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    ABSTRACT: Classical substrate noise analysis considers the silicon resistivity of an integrated circuit only as doping dependent besides neglecting diffusion currents as well. In power circuits minority carriers are injected into the substrate and propagate by drift–diffusion. In this case the conductivity of the substrate is spatially modulated and this effect is particularly important in high injection regime. In this work a description of the coupling between majority and minority drift–diffusion currents is presented. A distributed model of the substrate is then proposed to take into account the conductivity modulation and its feedback on diffusion processes. The model is expressed in terms of equivalent circuits in order to be fully compatible with circuit simulators. The simulation results are then discussed for diodes and bipolar transistors and compared to the ones obtained from physical device simulations and measurements.
    No preview · Article · Mar 2015 · Solid-State Electronics
  • Denis Sallin · Adil Koukab · Maher Kayal
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    ABSTRACT: In this Letter, a direct light-to-digital converter based on an MOS-PN photodetector driven by pulsed voltage is presented. The objective is to avoid any analog-to-digital or time-to-digital conversion and, thereby, to pave the way for a new generation of fully digital imaging sensors with reduced complexity, area, and power consumption. Moreover, the pulsed voltage operation allows for a significant reduction of the dark level. The concept is validated by a theoretical study and TCAD simulations. A first prototype fabricated in 0.18 μmCMOS technology is presented. The experimental results under various light conditions show that the pulsed voltage improves the light sensitivity by several orders of magnitude.
    No preview · Article · Feb 2015 · Optics Letters
  • G. Lanz · T. Kyriakidis · R. Cherkaoui · M. Kayal
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    ABSTRACT: This paper presents the extension of a platform originally devoted to symmetrical transient stability analysis, into the domain of unbalanced faults. The aim of this solver is to increase the speed of dynamic stability assessment for power systems. It is based on an analog representation of the grid alongside dedicated digital resources for the simulation of the models of power network components. Using the symmetrical components theory, this platform can be adapted to handle unsymmetrical disturbances, such as single-phase-to-ground faults, and the tripping of single-phase circuit breakers.
    No preview · Article · Feb 2015
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    ABSTRACT: Traditionally, photodiodes operate at static reverse bias, and incident light intensity is obtained from the relatively week photocurrent. In this paper, we introduce a different concept of photodiode function: the photodiode is used in a dynamic regime where it is switched from the reverse to forward state. Thus, the light intensity is defined not by the measured photocurrent but by the delay time of appearance of the strong forward current with the amplitude independent of the light intensity. Our experimental results as well as finite element modeling show that the dynamic mode of photodiode operation can potentially provide an improvement of the device performance.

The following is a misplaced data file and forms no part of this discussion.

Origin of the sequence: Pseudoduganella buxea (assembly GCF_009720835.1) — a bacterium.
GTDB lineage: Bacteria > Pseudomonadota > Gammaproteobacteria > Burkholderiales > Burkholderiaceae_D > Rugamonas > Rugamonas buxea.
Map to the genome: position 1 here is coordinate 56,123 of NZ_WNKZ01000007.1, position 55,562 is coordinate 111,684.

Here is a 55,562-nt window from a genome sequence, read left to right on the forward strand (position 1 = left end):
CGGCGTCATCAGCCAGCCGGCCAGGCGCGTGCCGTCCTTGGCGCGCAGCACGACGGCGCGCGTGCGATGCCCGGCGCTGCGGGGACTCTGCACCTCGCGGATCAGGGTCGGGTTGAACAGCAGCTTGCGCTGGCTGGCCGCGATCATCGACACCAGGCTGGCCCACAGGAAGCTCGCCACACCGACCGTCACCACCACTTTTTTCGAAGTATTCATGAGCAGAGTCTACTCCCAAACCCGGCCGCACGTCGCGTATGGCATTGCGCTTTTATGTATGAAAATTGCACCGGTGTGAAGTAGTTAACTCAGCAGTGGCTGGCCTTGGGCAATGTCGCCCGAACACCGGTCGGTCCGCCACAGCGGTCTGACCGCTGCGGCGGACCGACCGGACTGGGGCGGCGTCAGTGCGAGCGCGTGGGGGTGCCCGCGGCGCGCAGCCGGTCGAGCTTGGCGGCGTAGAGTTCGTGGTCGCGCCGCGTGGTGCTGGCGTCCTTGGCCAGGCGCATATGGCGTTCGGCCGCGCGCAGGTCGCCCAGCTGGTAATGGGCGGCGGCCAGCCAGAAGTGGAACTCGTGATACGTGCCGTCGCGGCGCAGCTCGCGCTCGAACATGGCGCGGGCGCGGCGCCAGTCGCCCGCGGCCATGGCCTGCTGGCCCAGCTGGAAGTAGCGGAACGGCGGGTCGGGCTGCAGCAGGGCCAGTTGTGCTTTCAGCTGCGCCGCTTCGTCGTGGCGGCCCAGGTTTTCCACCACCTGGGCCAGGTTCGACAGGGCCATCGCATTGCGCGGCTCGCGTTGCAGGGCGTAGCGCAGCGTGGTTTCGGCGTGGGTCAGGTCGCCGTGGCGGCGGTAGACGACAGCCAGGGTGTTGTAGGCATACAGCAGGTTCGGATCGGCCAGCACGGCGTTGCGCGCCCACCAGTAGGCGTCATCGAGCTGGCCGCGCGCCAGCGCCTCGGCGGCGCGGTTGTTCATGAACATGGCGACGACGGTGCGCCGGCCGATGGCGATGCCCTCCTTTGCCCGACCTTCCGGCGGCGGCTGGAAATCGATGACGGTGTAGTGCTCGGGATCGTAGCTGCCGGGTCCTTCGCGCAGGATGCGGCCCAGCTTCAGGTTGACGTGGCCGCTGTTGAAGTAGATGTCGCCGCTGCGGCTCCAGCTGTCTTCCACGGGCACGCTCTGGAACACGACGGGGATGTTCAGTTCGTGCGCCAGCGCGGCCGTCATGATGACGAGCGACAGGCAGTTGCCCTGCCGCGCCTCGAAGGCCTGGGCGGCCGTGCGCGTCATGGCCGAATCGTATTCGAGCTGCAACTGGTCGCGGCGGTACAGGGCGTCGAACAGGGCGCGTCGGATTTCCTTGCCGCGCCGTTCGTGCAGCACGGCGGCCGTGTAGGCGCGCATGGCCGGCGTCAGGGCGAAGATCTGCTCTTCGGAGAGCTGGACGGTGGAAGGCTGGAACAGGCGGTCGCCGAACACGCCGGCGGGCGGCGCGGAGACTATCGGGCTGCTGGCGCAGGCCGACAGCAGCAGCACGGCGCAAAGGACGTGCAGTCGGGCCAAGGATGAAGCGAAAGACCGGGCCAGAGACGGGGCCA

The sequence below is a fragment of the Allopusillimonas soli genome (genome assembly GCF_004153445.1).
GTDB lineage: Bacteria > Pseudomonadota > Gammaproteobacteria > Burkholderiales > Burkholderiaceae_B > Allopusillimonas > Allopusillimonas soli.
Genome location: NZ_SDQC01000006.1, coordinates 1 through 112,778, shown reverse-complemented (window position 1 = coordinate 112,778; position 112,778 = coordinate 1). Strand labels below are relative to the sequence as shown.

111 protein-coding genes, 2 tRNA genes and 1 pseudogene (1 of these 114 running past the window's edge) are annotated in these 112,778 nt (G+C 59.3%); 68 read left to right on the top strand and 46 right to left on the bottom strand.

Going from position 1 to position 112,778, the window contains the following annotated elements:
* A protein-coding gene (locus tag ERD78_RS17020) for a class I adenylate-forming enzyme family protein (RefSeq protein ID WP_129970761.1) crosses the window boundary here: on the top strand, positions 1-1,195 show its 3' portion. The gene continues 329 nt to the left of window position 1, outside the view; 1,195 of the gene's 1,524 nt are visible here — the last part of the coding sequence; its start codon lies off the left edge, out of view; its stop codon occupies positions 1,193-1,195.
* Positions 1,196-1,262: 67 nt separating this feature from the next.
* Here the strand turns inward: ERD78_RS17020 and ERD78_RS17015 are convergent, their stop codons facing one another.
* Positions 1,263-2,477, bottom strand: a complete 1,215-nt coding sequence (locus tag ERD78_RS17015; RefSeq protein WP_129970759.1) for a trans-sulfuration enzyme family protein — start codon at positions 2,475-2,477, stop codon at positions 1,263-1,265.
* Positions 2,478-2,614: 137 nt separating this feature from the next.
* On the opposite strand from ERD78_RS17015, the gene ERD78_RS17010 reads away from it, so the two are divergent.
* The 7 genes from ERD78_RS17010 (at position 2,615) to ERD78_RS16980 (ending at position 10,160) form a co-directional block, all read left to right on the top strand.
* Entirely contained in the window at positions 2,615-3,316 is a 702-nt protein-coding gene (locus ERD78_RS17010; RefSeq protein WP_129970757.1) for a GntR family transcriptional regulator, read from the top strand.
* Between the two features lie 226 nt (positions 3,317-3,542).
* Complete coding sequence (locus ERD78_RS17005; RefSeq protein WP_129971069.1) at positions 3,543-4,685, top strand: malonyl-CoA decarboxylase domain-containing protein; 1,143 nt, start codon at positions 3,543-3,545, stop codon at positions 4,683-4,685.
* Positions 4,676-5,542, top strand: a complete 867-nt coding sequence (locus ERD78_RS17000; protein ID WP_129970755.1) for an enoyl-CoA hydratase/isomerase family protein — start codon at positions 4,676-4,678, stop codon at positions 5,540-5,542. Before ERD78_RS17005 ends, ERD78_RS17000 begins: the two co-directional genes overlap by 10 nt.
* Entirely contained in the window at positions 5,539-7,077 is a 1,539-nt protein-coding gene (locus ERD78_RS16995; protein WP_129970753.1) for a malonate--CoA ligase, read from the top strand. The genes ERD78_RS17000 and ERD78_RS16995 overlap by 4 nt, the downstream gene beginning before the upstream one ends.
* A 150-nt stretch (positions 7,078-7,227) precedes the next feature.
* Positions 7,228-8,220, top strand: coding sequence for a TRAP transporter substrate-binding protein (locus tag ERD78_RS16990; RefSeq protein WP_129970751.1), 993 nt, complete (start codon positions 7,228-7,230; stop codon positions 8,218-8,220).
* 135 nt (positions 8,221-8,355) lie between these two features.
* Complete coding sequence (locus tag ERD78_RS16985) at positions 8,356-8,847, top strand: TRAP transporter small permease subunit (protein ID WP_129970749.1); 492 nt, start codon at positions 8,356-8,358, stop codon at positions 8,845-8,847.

No preview · Article · Jan 2015 · Applied Physics Letters

  • No preview · Article · Jan 2015 · IEEE Transactions on Power Electronics

  • No preview · Article · Jan 2015 · IEEE Transactions on Computer-Aided Design of Integrated Circuits and Systems
  • N.A. Zanjani · G. Lilis · G. Conus · M. Kayal
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    ABSTRACT: This paper addresses a bottom-up approach for energy management in buildings. Future smart cities will need smart citizens, thus developing an interface to connect humans to their energy usage becomes a necessity. The goal is to give a touch of energy to occupants' daily behaviours and activities and making them aware of their decisions' consequences in terms of energy consumption, its cost and carbon footprint. Second, to allow people directly interacting and controling their living spaces, that means individual contributions to their feeling of comfort. Finally, a software solution to keep track of all personal energy related events is suggested and its possible features are explained.
    No preview · Article · Jan 2015
  • G. Lilis · G. Conus · N. Asadi · M. Kayal
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    ABSTRACT: Future smart cities would integrate a wide range of mostly heterogeneous systems and ICT is an essential asset in the coordination of those. The smart buildings, a major smart cities research and development domain, should advance beyond the complex automation tools and the anticipated energy and comfort envelope. The universal convergence to technologies that would enable the seamless integration with the anticipated smart cities urban environment should be highlighted. Although it is a concept widely accepted for current and future developing standards, it is much less communicated across scientific fields as for example the urban development and building automation. Even worse its necessity, in the latter, is frequently challenged. This paper firstly will try to address the market and scientific criticism towards a fully web-services enabled building in a fair and transparent approach. Secondly it proposes a system as an interoperability layer able to build advanced managements schemes by integrating the assets of current automation and monitoring systems to the Internet backbone.
    No preview · Article · Jan 2015